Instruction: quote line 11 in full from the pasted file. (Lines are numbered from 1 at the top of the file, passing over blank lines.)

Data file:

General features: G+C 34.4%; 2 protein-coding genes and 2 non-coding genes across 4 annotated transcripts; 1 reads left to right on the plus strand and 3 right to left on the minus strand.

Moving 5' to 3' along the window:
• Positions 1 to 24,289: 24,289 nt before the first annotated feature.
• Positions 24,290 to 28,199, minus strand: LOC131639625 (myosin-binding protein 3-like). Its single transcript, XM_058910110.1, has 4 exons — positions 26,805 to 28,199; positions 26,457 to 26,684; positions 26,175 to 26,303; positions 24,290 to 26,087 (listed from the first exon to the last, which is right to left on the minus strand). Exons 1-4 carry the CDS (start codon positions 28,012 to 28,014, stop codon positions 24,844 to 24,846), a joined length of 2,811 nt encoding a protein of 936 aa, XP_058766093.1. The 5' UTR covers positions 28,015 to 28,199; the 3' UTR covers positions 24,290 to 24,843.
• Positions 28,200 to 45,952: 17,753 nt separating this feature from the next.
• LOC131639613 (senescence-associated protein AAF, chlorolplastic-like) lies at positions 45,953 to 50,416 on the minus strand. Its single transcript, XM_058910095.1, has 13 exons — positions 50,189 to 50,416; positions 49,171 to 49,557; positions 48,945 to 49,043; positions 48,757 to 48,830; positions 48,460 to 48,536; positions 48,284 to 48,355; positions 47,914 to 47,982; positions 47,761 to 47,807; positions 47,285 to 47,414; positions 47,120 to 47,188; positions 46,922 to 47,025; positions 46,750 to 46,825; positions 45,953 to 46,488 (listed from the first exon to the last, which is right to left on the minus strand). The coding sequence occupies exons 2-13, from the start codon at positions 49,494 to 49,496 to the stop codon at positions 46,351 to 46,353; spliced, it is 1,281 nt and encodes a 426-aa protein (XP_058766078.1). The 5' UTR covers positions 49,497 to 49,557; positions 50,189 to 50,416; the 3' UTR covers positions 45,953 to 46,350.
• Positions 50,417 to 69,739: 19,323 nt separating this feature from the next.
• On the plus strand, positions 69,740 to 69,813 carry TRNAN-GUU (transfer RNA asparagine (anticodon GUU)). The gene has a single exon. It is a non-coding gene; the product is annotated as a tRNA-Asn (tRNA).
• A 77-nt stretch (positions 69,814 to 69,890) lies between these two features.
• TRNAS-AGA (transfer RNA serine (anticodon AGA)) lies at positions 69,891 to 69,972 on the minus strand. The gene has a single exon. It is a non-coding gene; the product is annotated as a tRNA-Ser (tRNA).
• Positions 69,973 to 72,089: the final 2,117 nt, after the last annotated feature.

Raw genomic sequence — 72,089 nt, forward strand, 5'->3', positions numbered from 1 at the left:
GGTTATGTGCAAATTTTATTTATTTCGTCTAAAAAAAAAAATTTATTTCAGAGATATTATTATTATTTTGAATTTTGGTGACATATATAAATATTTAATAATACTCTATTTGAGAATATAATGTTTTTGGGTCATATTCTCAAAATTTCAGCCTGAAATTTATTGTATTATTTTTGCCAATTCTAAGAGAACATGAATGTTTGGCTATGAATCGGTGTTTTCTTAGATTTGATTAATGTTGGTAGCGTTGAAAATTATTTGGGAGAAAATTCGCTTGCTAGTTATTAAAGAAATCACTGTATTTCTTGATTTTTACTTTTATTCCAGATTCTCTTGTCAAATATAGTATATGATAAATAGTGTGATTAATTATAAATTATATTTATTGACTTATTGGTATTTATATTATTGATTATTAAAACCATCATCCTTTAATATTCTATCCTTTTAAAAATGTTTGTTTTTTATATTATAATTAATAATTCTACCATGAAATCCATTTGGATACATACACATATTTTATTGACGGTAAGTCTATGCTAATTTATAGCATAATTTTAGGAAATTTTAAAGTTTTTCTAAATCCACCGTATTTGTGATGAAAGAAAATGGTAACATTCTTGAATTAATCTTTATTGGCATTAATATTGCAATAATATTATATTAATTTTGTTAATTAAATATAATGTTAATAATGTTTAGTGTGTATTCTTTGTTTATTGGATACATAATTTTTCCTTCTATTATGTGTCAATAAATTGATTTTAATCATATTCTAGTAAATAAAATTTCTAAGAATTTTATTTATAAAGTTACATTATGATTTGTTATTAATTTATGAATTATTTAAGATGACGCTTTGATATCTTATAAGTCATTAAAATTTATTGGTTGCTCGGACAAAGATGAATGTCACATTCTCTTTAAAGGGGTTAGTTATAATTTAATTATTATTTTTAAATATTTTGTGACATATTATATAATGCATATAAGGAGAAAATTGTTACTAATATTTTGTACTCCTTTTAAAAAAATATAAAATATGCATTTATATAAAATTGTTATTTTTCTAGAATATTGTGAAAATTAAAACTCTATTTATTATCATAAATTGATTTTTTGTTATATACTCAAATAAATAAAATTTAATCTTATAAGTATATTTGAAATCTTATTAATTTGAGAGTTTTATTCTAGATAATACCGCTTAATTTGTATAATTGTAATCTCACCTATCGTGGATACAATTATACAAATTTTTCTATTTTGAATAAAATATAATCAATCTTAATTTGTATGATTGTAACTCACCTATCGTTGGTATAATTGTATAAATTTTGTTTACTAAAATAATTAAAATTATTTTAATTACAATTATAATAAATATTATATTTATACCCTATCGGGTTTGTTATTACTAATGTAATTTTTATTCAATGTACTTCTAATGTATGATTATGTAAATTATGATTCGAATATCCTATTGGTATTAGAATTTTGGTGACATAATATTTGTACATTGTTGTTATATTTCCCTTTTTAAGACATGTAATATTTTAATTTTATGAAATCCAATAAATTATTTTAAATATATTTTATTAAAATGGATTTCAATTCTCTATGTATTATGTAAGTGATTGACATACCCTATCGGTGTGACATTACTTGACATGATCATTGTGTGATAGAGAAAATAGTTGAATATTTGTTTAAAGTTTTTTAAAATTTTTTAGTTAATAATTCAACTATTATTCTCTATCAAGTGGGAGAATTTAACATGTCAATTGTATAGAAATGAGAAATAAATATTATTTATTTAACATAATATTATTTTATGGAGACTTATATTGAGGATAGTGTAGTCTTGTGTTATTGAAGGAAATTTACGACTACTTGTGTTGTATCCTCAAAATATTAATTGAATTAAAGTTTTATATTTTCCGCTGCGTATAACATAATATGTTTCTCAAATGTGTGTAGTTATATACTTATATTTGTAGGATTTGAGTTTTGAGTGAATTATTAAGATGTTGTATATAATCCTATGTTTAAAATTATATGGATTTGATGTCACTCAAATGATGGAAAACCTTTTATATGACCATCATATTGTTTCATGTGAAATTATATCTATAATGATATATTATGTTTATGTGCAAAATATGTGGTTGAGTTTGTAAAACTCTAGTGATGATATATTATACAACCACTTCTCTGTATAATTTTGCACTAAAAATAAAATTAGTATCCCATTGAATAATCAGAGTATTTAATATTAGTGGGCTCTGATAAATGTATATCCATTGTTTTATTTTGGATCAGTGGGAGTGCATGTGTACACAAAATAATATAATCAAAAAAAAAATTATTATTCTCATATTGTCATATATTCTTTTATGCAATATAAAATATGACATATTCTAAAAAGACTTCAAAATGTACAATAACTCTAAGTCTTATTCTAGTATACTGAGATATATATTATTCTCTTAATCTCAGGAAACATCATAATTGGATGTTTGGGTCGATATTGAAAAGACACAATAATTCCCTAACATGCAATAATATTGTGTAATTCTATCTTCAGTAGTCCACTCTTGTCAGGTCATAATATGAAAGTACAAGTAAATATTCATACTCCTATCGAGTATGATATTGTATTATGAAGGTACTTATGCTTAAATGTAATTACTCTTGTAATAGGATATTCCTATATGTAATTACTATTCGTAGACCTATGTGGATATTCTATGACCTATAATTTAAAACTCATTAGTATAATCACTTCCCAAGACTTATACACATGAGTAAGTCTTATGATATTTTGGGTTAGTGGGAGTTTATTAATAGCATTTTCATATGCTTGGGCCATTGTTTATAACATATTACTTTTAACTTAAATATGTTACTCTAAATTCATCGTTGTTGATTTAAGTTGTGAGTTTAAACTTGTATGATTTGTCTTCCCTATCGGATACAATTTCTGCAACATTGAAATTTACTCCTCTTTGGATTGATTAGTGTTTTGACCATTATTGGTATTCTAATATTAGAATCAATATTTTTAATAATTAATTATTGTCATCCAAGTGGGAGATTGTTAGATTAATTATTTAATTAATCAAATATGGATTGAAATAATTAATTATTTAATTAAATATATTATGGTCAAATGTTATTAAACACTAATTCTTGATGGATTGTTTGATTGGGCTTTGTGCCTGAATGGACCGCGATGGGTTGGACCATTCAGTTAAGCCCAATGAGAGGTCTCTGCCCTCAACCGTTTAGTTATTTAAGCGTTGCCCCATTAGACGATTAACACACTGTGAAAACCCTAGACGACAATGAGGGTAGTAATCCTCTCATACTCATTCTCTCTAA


• Positions 69,973 to 72,089: the final 2,117 nt, after the last annotated feature.